Connecticut officials seem less concerned about potential impacts the MGM Springfield casino is having on slot machine revenue at the two tribal casinos in their state. Our panel takes a look at that and other news of the week.
Connecticut receives a 25 percent cut on slot machine revenue from Foxwoods and Mohegan Sun. They had been expecting a 25 percent drop, but this week instead annouced it would be closer to 9 percent. Our panel points out the numbers reflect well on Connecticut's conservative forecasting — but on the Massachusetts side, it's "another promise unfulfilled."
Also this week, Massachusetts Governor Charlie Baker released his version of the new state budget. In it is a $1.1 billion hike in school funding over seven years, much of it targeted to economically disadvantaged students. And some education adovcates say the plan takes too long to put into place, and otherwise isn't adequate.
The latest campaign finance data released this week shows former Massachusetts Senate President Stan Rosenberg has been actively using his campaign account after leaving office in May. He spent money on items including legal fees, phone bills and on a hotel for a legislative conference in California. State regulations allow use of the funds to further one's political future, but not for personal reasons.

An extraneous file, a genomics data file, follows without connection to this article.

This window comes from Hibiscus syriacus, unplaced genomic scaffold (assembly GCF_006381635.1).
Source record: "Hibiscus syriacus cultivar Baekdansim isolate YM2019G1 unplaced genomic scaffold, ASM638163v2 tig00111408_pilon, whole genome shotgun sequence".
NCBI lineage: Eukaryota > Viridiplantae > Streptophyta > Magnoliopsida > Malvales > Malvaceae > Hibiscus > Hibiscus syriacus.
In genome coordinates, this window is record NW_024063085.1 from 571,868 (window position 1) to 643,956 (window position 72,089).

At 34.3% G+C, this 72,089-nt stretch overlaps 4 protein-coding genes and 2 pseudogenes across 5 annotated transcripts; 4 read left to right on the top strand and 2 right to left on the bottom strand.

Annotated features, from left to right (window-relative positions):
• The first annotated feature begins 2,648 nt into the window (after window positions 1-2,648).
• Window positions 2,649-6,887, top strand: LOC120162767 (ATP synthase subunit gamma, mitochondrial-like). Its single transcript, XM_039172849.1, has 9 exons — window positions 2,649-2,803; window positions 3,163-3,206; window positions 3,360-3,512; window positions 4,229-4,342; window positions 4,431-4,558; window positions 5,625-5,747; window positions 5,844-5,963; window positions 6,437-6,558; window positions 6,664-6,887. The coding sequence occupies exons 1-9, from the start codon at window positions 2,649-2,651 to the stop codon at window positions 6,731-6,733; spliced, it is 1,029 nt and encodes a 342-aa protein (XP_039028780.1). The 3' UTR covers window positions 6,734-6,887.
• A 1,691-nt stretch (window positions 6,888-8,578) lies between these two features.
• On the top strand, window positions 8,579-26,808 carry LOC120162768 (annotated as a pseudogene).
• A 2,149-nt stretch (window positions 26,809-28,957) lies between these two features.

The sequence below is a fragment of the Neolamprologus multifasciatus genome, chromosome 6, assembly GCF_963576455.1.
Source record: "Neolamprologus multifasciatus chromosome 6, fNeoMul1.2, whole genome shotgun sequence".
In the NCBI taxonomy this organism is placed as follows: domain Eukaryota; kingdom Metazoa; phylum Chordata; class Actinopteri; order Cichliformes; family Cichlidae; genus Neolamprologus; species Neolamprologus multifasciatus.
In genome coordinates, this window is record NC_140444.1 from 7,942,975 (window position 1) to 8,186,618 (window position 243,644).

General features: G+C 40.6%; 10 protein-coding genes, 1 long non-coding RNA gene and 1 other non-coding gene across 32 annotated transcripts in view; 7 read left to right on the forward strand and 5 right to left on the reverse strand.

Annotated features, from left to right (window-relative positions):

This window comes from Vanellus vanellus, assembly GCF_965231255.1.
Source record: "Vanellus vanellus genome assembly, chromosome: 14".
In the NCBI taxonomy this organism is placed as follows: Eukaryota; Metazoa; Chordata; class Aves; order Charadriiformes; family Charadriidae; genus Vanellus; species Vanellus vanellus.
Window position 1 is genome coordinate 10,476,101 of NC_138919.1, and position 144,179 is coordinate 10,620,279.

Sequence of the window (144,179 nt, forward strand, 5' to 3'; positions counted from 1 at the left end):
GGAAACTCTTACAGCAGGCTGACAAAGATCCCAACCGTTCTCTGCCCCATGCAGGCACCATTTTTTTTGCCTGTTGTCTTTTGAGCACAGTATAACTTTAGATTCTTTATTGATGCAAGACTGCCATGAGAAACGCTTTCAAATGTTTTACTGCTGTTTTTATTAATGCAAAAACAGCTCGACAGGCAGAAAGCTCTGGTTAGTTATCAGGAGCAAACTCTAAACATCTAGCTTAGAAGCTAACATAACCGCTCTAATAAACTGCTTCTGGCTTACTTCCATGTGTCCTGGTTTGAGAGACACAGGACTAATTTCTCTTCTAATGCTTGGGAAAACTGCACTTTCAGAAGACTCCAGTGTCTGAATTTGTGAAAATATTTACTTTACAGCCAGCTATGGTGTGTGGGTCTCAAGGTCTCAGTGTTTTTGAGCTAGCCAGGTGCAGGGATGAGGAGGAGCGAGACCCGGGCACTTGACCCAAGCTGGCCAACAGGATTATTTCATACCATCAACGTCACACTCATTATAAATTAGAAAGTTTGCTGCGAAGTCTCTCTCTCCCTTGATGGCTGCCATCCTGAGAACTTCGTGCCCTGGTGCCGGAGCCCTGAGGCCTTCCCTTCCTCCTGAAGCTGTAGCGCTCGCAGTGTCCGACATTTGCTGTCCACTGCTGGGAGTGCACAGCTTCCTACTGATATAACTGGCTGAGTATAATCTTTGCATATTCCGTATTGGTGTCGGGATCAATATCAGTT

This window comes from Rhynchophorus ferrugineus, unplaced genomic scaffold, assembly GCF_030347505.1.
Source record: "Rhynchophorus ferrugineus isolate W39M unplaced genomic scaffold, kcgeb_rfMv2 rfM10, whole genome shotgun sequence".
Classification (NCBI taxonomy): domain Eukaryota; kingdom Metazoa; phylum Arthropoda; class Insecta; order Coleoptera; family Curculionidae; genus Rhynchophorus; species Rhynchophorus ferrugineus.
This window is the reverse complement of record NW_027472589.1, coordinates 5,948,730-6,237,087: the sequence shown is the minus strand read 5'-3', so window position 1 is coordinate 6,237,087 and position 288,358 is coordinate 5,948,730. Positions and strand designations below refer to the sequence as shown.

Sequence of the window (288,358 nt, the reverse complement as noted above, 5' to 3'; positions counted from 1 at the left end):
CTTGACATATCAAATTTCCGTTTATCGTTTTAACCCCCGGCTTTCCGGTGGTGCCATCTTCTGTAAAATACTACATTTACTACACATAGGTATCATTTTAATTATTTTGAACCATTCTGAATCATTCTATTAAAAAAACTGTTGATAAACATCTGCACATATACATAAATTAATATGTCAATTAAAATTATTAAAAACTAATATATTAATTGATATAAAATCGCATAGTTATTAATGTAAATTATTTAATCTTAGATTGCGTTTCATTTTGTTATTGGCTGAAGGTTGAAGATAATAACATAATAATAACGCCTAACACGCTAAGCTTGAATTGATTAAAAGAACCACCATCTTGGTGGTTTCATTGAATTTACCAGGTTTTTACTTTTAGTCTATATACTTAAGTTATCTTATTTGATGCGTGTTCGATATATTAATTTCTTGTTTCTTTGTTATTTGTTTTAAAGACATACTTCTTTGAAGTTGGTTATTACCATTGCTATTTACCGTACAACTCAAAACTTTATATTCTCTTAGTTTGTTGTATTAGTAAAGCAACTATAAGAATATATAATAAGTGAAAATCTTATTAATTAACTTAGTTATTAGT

And lastly: Springfield will soon play host to the American Hockey League all-star events. This seemed unlikely three years ago, when the former Falcons franchise was sold and moved to Arizona. But the Thunderbirds club that replaced them has been doing better business at the box office, and is in playoff contention this season.
Disclosure: MGM has purchased underwriting from New England Public Radio publicizing the company's non-gambling activities. The NEPR newsroom operates independently of the station's development department, and editorial decisions are made without regard to any funding relationships.